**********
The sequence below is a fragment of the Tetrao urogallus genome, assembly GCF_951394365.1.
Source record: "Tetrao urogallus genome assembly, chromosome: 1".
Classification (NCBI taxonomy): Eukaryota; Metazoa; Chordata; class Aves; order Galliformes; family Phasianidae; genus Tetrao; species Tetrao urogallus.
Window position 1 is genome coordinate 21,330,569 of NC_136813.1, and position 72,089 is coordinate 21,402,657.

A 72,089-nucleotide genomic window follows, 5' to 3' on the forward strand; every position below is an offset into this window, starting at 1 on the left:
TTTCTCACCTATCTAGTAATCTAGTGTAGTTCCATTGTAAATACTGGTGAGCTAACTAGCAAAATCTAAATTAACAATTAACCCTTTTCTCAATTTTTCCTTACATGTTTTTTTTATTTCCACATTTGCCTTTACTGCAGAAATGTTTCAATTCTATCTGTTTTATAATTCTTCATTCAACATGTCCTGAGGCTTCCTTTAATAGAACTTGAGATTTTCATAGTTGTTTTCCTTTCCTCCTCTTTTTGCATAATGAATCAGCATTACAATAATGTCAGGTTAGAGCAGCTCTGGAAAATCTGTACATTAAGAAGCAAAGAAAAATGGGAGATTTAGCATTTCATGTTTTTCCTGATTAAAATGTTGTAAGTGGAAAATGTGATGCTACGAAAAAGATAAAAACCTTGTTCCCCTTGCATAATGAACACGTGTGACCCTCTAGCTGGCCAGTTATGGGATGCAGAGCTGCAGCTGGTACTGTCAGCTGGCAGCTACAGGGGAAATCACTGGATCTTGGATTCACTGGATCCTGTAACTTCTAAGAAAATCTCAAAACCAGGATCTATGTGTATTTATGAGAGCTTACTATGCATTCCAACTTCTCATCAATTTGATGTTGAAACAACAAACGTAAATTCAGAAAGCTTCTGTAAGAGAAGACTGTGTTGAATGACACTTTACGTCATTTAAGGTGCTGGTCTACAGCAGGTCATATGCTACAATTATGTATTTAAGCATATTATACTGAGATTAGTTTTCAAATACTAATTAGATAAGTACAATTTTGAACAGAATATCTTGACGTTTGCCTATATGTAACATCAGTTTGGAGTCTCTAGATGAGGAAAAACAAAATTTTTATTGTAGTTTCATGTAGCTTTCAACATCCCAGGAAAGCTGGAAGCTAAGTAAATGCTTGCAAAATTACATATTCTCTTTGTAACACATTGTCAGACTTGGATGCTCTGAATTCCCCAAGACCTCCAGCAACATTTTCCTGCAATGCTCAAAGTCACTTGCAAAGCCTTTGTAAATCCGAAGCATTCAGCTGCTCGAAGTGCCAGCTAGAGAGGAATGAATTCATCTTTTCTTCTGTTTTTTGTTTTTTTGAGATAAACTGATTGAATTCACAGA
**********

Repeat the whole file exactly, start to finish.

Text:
The sequence below is a fragment of the Tetrao urogallus genome, assembly GCF_951394365.1.
Source record: "Tetrao urogallus genome assembly, chromosome: 1".
Classification (NCBI taxonomy): Eukaryota; Metazoa; Chordata; class Aves; order Galliformes; family Phasianidae; genus Tetrao; species Tetrao urogallus.
Window position 1 is genome coordinate 21,330,569 of NC_136813.1, and position 72,089 is coordinate 21,402,657.

A 72,089-nucleotide genomic window follows, 5' to 3' on the forward strand; every position below is an offset into this window, starting at 1 on the left:
TTTCTCACCTATCTAGTAATCTAGTGTAGTTCCATTGTAAATACTGGTGAGCTAACTAGCAAAATCTAAATTAACAATTAACCCTTTTCTCAATTTTTCCTTACATGTTTTTTTTATTTCCACATTTGCCTTTACTGCAGAAATGTTTCAATTCTATCTGTTTTATAATTCTTCATTCAACATGTCCTGAGGCTTCCTTTAATAGAACTTGAGATTTTCATAGTTGTTTTCCTTTCCTCCTCTTTTTGCATAATGAATCAGCATTACAATAATGTCAGGTTAGAGCAGCTCTGGAAAATCTGTACATTAAGAAGCAAAGAAAAATGGGAGATTTAGCATTTCATGTTTTTCCTGATTAAAATGTTGTAAGTGGAAAATGTGATGCTACGAAAAAGATAAAAACCTTGTTCCCCTTGCATAATGAACACGTGTGACCCTCTAGCTGGCCAGTTATGGGATGCAGAGCTGCAGCTGGTACTGTCAGCTGGCAGCTACAGGGGAAATCACTGGATCTTGGATTCACTGGATCCTGTAACTTCTAAGAAAATCTCAAAACCAGGATCTATGTGTATTTATGAGAGCTTACTATGCATTCCAACTTCTCATCAATTTGATGTTGAAACAACAAACGTAAATTCAGAAAGCTTCTGTAAGAGAAGACTGTGTTGAATGACACTTTACGTCATTTAAGGTGCTGGTCTACAGCAGGTCATATGCTACAATTATGTATTTAAGCATATTATACTGAGATTAGTTTTCAAATACTAATTAGATAAGTACAATTTTGAACAGAATATCTTGACGTTTGCCTATATGTAACATCAGTTTGGAGTCTCTAGATGAGGAAAAACAAAATTTTTATTGTAGTTTCATGTAGCTTTCAACATCCCAGGAAAGCTGGAAGCTAAGTAAATGCTTGCAAAATTACATATTCTCTTTGTAACACATTGTCAGACTTGGATGCTCTGAATTCCCCAAGACCTCCAGCAACATTTTCCTGCAATGCTCAAAGTCACTTGCAAAGCCTTTGTAAATCCGAAGCATTCAGCTGCTCGAAGTGCCAGCTAGAGAGGAATGAATTCATCTTTTCTTCTGTTTTTTGTTTTTTTGAGATAAACTGATTGAATTCACAGA